News Flash: Tanaka Replaces Private Secretary, F15 Parts Lost 115 Times Since 2007, Shiga Requests SDF Snow Aid

There are a series of very important small pieces of news in the press today:

Defense Minister Tanaka Replaces Private Secretary

After several gaffes by the new defense minister, see Shisaku for an excellent list, Naoki Tanaka has replaced his private secretary and reinstated former Defense Minister Kitazawa’s secretary in hopes of releasing some of the incredible pressure he is under at the Diet.

An experienced defense policy professional, Manabu Mannami stepped down today after two years as private secretary, and Takahiro Yoshida returns to Ichigaya from the Ministry’s Defense Planning Bureau. Tanaka blames Mannami’s ineptitude for his poor Diet performance, and stated that he wanted to be prepared to deal with the current Budgetary Committee deliberations.  The Asahi states that officials at the ministry believe the change came at his wife’s requestMakiko Tanaka was Koizumi’s Foreign Minister and is a powerful Ozawa supporter.


F15 Parts Lost on 115 Occasions Since 2007

The Asahi reports that since 2007, there have been 115 incidents of parts falling from ASDF F15s mid-flight – of which only nine were reported to the local government, and only six were officially announced to the press. The ASDF says that small parts frequently drop off with little chance of damage, but local authorities complain that this information should be passed on regardless.

The study, made by the ASDF Staff Office, covers incidents spanning from April 2007 to December 2011. Most of the incidents involve bolts or screws dropping from the plane. By base, the figures are as follows:

  • Hyakuri (Ibaraki): 29 incidents
  • Nyutabara (Miyazaki): 22 incidents
  • Tsuiki (Fukuoka): 20 incidents
  • Komatsu (Ishikawa): 16 incidents
  • Chitose (Hokkaido): 14 incidents
  • Naha (Okinawa): 10 incidents
  • Gifu (Gifu): 2 incidents


SDF Deployed to Handle Shiga Snow

For the first time in 31 years, the SDF were requested to aid Shiga Prefecture with the record snowfall. The SDF were requested by Shiga and Kyoto Prefecutures following a record 87 centimeters of snow (as recorded in Maizuru, Kyoto). The snow has left 21 households and 56 people isolated in the town of Makino in Takashima, Shiga.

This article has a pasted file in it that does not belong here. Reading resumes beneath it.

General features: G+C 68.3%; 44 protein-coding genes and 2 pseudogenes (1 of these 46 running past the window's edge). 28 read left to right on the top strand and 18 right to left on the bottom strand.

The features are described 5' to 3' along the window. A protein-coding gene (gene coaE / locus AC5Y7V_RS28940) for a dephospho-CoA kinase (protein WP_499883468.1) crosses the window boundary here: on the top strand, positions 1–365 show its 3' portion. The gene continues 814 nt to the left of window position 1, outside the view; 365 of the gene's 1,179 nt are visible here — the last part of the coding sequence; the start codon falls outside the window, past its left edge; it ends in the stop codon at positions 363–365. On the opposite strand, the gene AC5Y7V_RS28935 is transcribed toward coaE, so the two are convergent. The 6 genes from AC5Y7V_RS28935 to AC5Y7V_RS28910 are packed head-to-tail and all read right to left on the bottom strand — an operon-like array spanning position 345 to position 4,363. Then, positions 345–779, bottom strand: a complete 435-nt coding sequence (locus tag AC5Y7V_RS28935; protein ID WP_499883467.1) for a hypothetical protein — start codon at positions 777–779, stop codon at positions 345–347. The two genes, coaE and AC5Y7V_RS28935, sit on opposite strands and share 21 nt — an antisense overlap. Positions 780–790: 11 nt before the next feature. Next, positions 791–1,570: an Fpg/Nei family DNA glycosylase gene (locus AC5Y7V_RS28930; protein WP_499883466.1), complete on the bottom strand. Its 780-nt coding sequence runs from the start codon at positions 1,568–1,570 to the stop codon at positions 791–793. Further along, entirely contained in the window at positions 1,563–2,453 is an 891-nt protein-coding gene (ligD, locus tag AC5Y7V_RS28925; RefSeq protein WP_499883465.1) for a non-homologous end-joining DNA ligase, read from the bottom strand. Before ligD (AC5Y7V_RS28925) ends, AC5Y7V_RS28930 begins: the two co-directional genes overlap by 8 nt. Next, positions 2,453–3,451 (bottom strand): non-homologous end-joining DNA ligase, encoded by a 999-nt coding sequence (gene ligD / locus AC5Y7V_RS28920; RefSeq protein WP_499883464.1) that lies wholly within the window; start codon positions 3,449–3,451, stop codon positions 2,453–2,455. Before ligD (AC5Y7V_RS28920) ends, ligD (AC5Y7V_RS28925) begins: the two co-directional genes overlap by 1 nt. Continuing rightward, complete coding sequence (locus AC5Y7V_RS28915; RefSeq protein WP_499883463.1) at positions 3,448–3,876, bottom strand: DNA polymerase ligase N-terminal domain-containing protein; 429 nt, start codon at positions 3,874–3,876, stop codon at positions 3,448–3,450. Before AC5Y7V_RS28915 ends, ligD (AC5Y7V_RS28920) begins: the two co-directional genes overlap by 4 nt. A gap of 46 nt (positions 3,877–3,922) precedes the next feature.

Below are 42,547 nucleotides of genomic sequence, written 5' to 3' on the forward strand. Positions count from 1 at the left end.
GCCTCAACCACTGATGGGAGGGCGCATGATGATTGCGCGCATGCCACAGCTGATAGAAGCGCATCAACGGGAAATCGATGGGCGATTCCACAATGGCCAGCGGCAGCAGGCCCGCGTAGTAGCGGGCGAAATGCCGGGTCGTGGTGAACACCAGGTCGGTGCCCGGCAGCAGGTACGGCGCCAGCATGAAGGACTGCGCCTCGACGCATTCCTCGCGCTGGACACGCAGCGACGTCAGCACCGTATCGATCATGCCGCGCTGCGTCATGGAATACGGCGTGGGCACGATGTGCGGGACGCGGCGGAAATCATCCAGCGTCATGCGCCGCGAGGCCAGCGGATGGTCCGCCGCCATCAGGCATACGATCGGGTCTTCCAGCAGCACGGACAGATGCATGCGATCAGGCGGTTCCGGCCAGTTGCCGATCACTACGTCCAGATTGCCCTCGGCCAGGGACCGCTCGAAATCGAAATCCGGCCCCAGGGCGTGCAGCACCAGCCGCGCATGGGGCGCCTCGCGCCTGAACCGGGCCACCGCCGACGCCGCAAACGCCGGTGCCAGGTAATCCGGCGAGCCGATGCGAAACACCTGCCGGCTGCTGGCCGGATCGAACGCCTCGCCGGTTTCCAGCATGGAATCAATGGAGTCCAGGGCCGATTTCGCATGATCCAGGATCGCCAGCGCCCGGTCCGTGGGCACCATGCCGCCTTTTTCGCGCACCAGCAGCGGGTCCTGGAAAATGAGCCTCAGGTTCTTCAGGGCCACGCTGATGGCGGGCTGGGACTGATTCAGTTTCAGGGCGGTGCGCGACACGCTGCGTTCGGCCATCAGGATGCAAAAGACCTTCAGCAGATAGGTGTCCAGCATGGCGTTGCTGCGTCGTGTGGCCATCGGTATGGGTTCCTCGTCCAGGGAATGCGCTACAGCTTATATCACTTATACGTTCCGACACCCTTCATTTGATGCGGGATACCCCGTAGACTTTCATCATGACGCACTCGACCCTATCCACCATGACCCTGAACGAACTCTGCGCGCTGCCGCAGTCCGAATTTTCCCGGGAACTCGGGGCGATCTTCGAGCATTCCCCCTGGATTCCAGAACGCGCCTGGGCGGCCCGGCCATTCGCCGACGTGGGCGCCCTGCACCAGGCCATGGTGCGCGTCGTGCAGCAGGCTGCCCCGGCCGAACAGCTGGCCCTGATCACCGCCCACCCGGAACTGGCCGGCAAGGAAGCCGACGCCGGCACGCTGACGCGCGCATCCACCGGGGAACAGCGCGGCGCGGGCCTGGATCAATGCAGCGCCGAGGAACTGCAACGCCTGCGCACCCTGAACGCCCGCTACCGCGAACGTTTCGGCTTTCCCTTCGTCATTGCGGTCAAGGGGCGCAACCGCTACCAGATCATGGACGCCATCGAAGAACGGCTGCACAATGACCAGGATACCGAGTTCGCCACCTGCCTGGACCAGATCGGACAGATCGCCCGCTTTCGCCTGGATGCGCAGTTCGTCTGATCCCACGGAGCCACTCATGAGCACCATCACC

The SDF can be called into action by local authorities to deal with disaster situations, and they are frequently requested for help against heavy snow. For information on the involvement of the SDF in local snow operations, see my post from last year.

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Daily Yomiuri: Mitsubishi Electric hit with suspension for bill padding

The Defense Ministry and two other government entities have suspended Mitsubishi Electric Corp. as a designated contractor because the company has been found to have inflated invoices, the ministry has announced.

The ministry, the Japan Aerospace Exploration Agency (JAXA) and the Cabinet Satellite Intelligence Center made the announcements and suspended the company Friday for unspecified periods. The ministry added that Mitsubishi contacted it to admit the allegations the same day.

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Factlet #2: Until 2011, Japan had domestically produced fighters for 55 continuous years

This week’s factlet will come as no surprise to regular readers: until the last F2 fighter rolled off Mitsubishi Heavy Industries’ production line last December, Japan had been producing fighters domestically for 55 years without interruption.

Mitsubishi has produced all of Japan’s domestically-built fighters in continuous production since the first construction began on the F86 Sabre under license in 1956. The break in production is a terrifying prospect for Mitsubishi and IHI (jet engine manufacturer), who fear a loss of skills and construction/development capability. Japan maintains these skills through research platforms such the ATD-X ‘Shinshin’, as well as through securing some measure of assembly and production through the F35 deal with Lockheed Martin.

In January 2010, Nikkei Business wrote a special feature on Japan’s defense aircraft entitled “Last Chance”. That article featured a chart depicting the domestically-developed fighter program, translated and updated below. Note that the F1 is the only fighter on the list that was domestically developed and produced. All the other fighters were produced under license from American companies.Whether this current gap bodes well for the FXX program (seeking the successor to the F15J) or not remains to be seen.

Click the image below for the full-sized chart:

Timeline of domestic fighter production in Japan